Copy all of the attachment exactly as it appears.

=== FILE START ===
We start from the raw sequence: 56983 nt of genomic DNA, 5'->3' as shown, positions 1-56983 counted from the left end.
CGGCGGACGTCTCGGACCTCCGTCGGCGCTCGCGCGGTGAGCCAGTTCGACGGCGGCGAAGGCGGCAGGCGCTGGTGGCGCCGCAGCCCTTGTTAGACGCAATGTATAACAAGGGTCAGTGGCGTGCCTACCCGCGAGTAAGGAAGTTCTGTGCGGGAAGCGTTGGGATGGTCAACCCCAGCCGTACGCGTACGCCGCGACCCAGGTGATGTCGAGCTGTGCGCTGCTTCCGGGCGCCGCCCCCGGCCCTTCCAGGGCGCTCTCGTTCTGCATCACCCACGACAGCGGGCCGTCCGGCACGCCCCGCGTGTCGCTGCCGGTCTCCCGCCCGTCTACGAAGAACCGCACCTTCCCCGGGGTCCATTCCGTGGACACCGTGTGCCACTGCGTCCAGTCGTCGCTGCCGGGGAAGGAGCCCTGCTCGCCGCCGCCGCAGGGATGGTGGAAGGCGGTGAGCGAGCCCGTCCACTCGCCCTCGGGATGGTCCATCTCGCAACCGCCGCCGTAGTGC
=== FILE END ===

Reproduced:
We start from the raw sequence: 56983 nt of genomic DNA, 5'->3' as shown, positions 1-56983 counted from the left end.
CGGCGGACGTCTCGGACCTCCGTCGGCGCTCGCGCGGTGAGCCAGTTCGACGGCGGCGAAGGCGGCAGGCGCTGGTGGCGCCGCAGCCCTTGTTAGACGCAATGTATAACAAGGGTCAGTGGCGTGCCTACCCGCGAGTAAGGAAGTTCTGTGCGGGAAGCGTTGGGATGGTCAACCCCAGCCGTACGCGTACGCCGCGACCCAGGTGATGTCGAGCTGTGCGCTGCTTCCGGGCGCCGCCCCCGGCCCTTCCAGGGCGCTCTCGTTCTGCATCACCCACGACAGCGGGCCGTCCGGCACGCCCCGCGTGTCGCTGCCGGTCTCCCGCCCGTCTACGAAGAACCGCACCTTCCCCGGGGTCCATTCCGTGGACACCGTGTGCCACTGCGTCCAGTCGTCGCTGCCGGGGAAGGAGCCCTGCTCGCCGCCGCCGCAGGGATGGTGGAAGGCGGTGAGCGAGCCCGTCCACTCGCCCTCGGGATGGTCCATCTCGCAACCGCCGCCGTAGTGC